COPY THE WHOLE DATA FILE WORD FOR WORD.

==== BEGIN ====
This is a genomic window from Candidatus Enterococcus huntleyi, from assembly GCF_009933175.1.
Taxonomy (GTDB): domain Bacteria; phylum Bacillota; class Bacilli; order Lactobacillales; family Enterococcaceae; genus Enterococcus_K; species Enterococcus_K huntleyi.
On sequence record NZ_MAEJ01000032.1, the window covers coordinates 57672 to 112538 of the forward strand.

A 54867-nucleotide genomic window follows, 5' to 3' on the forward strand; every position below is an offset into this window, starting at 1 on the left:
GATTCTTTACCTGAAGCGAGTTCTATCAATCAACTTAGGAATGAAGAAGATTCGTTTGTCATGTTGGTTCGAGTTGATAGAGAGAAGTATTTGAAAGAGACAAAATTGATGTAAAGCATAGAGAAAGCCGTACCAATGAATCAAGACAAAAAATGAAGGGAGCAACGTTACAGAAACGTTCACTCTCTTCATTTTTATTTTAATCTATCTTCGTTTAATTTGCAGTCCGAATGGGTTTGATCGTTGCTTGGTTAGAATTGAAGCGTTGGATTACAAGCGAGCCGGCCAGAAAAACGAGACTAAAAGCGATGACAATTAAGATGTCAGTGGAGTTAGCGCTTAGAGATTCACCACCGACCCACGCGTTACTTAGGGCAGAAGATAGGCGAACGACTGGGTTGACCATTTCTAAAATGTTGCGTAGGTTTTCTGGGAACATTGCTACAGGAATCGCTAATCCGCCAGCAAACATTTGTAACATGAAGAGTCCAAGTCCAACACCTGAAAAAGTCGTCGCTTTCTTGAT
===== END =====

This is a genomic window from Candidatus Enterococcus huntleyi, from assembly GCF_009933175.1.
Taxonomy (GTDB): domain Bacteria; phylum Bacillota; class Bacilli; order Lactobacillales; family Enterococcaceae; genus Enterococcus_K; species Enterococcus_K huntleyi.
On sequence record NZ_MAEJ01000032.1, the window covers coordinates 57672 to 112538 of the forward strand.

A 54867-nucleotide genomic window follows, 5' to 3' on the forward strand; every position below is an offset into this window, starting at 1 on the left:
GATTCTTTACCTGAAGCGAGTTCTATCAATCAACTTAGGAATGAAGAAGATTCGTTTGTCATGTTGGTTCGAGTTGATAGAGAGAAGTATTTGAAAGAGACAAAATTGATGTAAAGCATAGAGAAAGCCGTACCAATGAATCAAGACAAAAAATGAAGGGAGCAACGTTACAGAAACGTTCACTCTCTTCATTTTTATTTTAATCTATCTTCGTTTAATTTGCAGTCCGAATGGGTTTGATCGTTGCTTGGTTAGAATTGAAGCGTTGGATTACAAGCGAGCCGGCCAGAAAAACGAGACTAAAAGCGATGACAATTAAGATGTCAGTGGAGTTAGCGCTTAGAGATTCACCACCGACCCACGCGTTACTTAGGGCAGAAGATAGGCGAACGACTGGGTTGACCATTTCTAAAATGTTGCGTAGGTTTTCTGGGAACATTGCTACAGGAATCGCTAATCCGCCAGCAAACATTTGTAACATGAAGAGTCCAAGTCCAACACCTGAAAAAGTCGTCGCTTTCTTGAT